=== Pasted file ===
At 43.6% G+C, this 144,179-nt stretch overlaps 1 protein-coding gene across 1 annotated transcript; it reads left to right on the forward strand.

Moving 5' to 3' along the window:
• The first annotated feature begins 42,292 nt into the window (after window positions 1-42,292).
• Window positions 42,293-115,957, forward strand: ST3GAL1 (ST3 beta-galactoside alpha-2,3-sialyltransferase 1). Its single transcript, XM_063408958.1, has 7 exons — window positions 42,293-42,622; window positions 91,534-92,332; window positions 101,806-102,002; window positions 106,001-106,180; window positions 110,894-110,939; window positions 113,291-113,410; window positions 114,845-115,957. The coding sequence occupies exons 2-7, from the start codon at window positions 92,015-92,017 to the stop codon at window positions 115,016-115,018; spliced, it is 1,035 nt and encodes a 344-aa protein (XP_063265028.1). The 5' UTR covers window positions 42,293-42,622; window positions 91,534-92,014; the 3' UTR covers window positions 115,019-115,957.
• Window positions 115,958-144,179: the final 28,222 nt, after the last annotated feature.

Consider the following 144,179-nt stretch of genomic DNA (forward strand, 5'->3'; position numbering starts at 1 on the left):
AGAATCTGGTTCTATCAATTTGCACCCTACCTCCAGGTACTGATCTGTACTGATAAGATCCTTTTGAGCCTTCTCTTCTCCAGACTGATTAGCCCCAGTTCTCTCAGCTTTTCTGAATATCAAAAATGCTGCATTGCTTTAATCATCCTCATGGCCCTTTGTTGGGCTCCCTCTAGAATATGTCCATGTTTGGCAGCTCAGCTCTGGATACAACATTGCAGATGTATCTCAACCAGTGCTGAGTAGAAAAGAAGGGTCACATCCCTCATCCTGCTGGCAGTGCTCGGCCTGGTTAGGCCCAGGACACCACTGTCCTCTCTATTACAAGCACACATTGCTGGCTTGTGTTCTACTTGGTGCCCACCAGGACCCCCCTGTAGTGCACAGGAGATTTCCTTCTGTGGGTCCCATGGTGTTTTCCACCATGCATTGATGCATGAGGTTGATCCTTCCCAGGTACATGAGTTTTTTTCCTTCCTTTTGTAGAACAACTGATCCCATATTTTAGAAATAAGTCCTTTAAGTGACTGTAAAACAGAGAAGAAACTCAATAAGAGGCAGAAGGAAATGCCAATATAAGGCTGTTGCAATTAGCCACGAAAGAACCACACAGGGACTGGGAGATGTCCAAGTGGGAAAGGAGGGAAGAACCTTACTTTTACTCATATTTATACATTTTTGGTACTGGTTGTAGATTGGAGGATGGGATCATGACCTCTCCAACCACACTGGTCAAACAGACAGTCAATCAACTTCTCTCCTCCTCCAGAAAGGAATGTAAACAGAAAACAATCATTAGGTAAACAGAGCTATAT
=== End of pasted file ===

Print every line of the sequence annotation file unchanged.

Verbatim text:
At 43.6% G+C, this 144,179-nt stretch overlaps 1 protein-coding gene across 1 annotated transcript; it reads left to right on the forward strand.

Moving 5' to 3' along the window:
• The first annotated feature begins 42,292 nt into the window (after window positions 1-42,292).
• Window positions 42,293-115,957, forward strand: ST3GAL1 (ST3 beta-galactoside alpha-2,3-sialyltransferase 1). Its single transcript, XM_063408958.1, has 7 exons — window positions 42,293-42,622; window positions 91,534-92,332; window positions 101,806-102,002; window positions 106,001-106,180; window positions 110,894-110,939; window positions 113,291-113,410; window positions 114,845-115,957. The coding sequence occupies exons 2-7, from the start codon at window positions 92,015-92,017 to the stop codon at window positions 115,016-115,018; spliced, it is 1,035 nt and encodes a 344-aa protein (XP_063265028.1). The 5' UTR covers window positions 42,293-42,622; window positions 91,534-92,014; the 3' UTR covers window positions 115,019-115,957.
• Window positions 115,958-144,179: the final 28,222 nt, after the last annotated feature.

Consider the following 144,179-nt stretch of genomic DNA (forward strand, 5'->3'; position numbering starts at 1 on the left):
AGAATCTGGTTCTATCAATTTGCACCCTACCTCCAGGTACTGATCTGTACTGATAAGATCCTTTTGAGCCTTCTCTTCTCCAGACTGATTAGCCCCAGTTCTCTCAGCTTTTCTGAATATCAAAAATGCTGCATTGCTTTAATCATCCTCATGGCCCTTTGTTGGGCTCCCTCTAGAATATGTCCATGTTTGGCAGCTCAGCTCTGGATACAACATTGCAGATGTATCTCAACCAGTGCTGAGTAGAAAAGAAGGGTCACATCCCTCATCCTGCTGGCAGTGCTCGGCCTGGTTAGGCCCAGGACACCACTGTCCTCTCTATTACAAGCACACATTGCTGGCTTGTGTTCTACTTGGTGCCCACCAGGACCCCCCTGTAGTGCACAGGAGATTTCCTTCTGTGGGTCCCATGGTGTTTTCCACCATGCATTGATGCATGAGGTTGATCCTTCCCAGGTACATGAGTTTTTTTCCTTCCTTTTGTAGAACAACTGATCCCATATTTTAGAAATAAGTCCTTTAAGTGACTGTAAAACAGAGAAGAAACTCAATAAGAGGCAGAAGGAAATGCCAATATAAGGCTGTTGCAATTAGCCACGAAAGAACCACACAGGGACTGGGAGATGTCCAAGTGGGAAAGGAGGGAAGAACCTTACTTTTACTCATATTTATACATTTTTGGTACTGGTTGTAGATTGGAGGATGGGATCATGACCTCTCCAACCACACTGGTCAAACAGACAGTCAATCAACTTCTCTCCTCCTCCAGAAAGGAATGTAAACAGAAAACAATCATTAGGTAAACAGAGCTATAT